Wassup with the Marlins?

The signing of Carlos Delgado to a 4-year $52 million contract has raised some eyebrows. According to this article in the Miami Herald, with last year’s $52 million payroll, the Marlins lost $20 million. They are requesting $60 million in public funds to help construct a new stadium because their current stadium, so they say, cannot produce the revenue needed to compete. They’ve also looked at leaving sunny Miami for Sin City and, possibly, Portland, Or. (who said there aren’t enough cities big enough to host 30 MLB teams?). So what do the Marlins do in the offseason? They add $13 million in payroll (so far) for 2005. Andrew Zimbalist thinks Marlins owner Jeffrey Loria is acting “in a peculiar way”:

”Jeffrey Loria is behaving in a peculiar way,” Andrew Zimbalist, a sports economist, baseball author and professor at Smith College in Massachusetts, said of the Marlins owner. ”What one would like to think is [Delgado] creates a cache around the franchise to get over the top on a stadium deal or excite [the mayors] in Las Vegas or Portland, Oregon” for possible relocation of the team.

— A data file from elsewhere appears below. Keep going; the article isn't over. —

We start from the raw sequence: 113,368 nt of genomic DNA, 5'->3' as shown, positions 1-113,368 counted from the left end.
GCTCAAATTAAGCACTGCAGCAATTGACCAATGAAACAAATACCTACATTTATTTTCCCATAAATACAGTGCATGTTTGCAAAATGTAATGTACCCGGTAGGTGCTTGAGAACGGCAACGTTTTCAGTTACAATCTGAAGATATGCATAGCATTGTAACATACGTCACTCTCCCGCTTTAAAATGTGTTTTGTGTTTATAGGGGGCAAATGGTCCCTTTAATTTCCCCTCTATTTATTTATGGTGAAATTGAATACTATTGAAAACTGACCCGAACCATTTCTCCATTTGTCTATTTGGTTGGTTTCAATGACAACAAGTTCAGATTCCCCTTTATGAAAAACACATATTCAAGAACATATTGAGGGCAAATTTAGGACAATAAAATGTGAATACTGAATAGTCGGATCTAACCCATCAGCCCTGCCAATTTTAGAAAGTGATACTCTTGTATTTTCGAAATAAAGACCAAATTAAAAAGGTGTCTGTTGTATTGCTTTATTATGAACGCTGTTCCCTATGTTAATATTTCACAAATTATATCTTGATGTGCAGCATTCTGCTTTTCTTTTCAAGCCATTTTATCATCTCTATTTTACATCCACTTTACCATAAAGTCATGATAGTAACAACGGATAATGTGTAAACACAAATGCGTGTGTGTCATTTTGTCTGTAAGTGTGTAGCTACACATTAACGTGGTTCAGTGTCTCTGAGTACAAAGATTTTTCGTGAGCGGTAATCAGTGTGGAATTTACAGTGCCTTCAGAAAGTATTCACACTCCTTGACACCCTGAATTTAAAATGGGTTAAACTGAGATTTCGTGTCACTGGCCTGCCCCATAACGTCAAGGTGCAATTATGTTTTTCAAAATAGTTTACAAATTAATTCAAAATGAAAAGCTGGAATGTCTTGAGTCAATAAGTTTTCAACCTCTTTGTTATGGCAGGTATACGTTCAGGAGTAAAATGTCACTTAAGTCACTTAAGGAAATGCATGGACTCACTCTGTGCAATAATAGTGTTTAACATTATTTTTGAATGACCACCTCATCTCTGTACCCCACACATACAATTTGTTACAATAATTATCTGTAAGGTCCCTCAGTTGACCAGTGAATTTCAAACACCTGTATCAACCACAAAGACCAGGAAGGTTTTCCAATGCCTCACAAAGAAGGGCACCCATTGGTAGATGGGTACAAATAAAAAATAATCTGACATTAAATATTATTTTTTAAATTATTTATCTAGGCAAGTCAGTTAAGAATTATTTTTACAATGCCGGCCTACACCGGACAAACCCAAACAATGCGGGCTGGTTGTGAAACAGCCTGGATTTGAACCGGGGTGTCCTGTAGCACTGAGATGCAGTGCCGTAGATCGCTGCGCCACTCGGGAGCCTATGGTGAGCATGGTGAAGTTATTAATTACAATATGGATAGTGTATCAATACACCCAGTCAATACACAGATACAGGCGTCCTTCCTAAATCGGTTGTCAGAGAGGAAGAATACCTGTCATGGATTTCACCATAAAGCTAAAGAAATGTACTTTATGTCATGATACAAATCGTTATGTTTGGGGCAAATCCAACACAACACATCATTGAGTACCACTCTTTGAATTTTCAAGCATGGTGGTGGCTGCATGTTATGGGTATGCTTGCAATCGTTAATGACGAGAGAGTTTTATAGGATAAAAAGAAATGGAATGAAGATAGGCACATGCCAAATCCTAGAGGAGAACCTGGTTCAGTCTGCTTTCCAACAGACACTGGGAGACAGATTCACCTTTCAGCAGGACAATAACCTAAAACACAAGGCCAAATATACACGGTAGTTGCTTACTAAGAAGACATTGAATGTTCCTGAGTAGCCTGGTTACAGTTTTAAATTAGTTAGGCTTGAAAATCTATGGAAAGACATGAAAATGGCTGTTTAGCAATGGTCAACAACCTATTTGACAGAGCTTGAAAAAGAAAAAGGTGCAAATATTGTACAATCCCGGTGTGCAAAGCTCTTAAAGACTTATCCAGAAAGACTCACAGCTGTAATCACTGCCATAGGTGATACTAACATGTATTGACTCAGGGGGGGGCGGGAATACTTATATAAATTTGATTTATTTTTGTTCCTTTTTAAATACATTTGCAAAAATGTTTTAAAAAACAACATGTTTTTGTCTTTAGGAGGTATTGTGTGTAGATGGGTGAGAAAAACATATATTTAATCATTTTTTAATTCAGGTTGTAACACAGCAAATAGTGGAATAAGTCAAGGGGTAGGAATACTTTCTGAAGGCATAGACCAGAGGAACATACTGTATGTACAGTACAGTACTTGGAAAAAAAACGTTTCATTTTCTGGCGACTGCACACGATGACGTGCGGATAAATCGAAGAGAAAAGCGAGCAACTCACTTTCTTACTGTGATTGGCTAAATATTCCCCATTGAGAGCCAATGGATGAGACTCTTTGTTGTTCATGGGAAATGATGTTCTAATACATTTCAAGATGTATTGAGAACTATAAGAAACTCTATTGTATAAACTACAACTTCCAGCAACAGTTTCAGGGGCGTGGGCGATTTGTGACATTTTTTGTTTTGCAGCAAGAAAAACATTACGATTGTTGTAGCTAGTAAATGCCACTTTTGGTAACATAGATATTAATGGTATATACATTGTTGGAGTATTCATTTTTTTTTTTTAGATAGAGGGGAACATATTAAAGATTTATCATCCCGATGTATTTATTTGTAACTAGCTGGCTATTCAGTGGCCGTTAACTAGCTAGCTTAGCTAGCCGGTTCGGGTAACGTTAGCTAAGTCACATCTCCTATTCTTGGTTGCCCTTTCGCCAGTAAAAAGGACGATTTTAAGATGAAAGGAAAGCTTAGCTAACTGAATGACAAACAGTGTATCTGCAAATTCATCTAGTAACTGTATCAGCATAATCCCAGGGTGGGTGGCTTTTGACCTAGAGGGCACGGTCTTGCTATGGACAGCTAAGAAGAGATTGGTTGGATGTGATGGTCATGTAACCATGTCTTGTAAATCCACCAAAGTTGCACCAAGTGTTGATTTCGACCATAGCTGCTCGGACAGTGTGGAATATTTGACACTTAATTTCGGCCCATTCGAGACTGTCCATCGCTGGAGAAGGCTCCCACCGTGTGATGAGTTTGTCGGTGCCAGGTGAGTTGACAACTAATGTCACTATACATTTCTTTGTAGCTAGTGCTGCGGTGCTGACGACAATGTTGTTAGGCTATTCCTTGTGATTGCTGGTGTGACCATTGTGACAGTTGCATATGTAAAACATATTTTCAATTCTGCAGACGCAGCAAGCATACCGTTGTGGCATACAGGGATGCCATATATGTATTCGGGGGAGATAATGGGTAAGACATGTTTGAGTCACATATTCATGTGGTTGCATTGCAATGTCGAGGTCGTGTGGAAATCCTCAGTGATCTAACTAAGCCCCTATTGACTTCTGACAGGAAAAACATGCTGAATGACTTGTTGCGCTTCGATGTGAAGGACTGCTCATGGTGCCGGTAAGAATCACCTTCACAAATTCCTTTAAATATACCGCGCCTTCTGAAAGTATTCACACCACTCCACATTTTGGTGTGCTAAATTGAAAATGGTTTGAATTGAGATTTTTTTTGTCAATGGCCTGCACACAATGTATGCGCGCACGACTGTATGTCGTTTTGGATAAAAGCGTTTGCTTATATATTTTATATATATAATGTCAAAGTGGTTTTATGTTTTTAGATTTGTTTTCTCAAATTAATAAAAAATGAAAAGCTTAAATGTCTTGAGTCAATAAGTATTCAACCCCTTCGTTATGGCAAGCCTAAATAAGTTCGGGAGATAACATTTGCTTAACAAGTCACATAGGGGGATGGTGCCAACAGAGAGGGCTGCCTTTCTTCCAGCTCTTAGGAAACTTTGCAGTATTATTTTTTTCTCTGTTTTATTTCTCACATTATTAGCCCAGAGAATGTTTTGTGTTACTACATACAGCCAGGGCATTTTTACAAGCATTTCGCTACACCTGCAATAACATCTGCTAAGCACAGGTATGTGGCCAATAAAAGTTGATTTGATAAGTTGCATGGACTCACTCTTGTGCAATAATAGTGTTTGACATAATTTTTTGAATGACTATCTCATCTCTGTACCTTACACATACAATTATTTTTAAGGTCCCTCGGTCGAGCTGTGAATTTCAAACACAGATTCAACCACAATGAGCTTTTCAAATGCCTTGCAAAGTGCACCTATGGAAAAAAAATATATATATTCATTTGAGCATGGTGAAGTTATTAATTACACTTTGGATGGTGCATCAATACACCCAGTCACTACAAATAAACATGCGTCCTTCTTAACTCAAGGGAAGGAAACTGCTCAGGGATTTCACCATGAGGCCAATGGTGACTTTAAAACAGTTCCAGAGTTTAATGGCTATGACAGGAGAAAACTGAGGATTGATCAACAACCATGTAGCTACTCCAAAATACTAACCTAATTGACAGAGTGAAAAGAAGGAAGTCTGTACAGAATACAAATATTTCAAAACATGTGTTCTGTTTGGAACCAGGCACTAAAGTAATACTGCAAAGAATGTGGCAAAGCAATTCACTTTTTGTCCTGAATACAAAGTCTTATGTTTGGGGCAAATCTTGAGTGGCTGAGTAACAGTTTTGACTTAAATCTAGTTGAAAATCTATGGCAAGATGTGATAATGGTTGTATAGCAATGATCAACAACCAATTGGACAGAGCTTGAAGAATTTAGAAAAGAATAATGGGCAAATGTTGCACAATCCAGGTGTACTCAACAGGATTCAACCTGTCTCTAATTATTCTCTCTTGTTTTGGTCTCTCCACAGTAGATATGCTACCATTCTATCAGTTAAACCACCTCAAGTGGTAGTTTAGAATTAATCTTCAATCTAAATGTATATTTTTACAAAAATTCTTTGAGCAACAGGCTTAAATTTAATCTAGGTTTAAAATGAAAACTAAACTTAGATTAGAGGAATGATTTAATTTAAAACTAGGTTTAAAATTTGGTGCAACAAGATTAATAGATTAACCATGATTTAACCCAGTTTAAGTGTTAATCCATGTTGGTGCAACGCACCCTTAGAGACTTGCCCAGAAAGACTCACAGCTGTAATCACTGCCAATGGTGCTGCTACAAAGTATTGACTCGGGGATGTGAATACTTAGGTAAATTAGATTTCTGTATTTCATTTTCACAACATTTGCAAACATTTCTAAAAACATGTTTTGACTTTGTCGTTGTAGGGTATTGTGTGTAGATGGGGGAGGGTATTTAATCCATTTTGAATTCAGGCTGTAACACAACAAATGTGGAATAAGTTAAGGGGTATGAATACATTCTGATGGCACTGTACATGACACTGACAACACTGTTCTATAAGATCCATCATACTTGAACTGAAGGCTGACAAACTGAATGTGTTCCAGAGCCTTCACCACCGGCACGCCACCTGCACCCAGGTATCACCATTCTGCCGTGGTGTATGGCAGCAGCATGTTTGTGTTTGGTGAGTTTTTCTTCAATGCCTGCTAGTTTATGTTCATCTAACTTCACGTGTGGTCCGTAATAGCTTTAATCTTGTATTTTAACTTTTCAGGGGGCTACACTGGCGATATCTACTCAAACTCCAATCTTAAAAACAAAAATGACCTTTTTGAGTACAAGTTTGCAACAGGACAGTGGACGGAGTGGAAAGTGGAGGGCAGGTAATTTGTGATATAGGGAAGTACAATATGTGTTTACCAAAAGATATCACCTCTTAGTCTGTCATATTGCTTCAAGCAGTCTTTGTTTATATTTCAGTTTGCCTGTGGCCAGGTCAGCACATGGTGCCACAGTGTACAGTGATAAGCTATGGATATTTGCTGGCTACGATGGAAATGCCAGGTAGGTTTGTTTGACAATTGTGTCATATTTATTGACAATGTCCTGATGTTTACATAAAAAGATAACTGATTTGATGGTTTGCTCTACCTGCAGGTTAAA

Dan Le Batard of the Miami Herald has some questions. He wonders where the money came from.

Carlos Delgado will be worth the money if he is expected to generate sufficient revenue to cover his salary. Is this happening? There are indications in this ESPN.com article that season ticket sales for the Marlins already have gotten a nice boost:

Florida is mostly interested in Delgado producing runs the way he did with Toronto, where he hit at least 30 homers each of the past eight seasons. He’s the kind of hitter the Marlins have long coveted — a left-handed slugger capable of altering the balance of power in the NL East. He’s also a box-office draw who boosted season-ticket sales at least fivefold this week.

I assume this doesn’t mean they had only sold 1 so far and have now sold 6.

Even if he doesn’t generate sufficient revenues, his signing may provide a short-term boost to lobbying efforts to lock down some public financing for a new stadium, as Zimbalist noted above. Delgado’s signing has excited his new teammates and some Marlin fans. That same sort of excitation can work with public officials too.

But tempering the excitation will be questions regarding how if the Marlins can’t generate revenue, why are they adding salary?

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Author: Phil Miller

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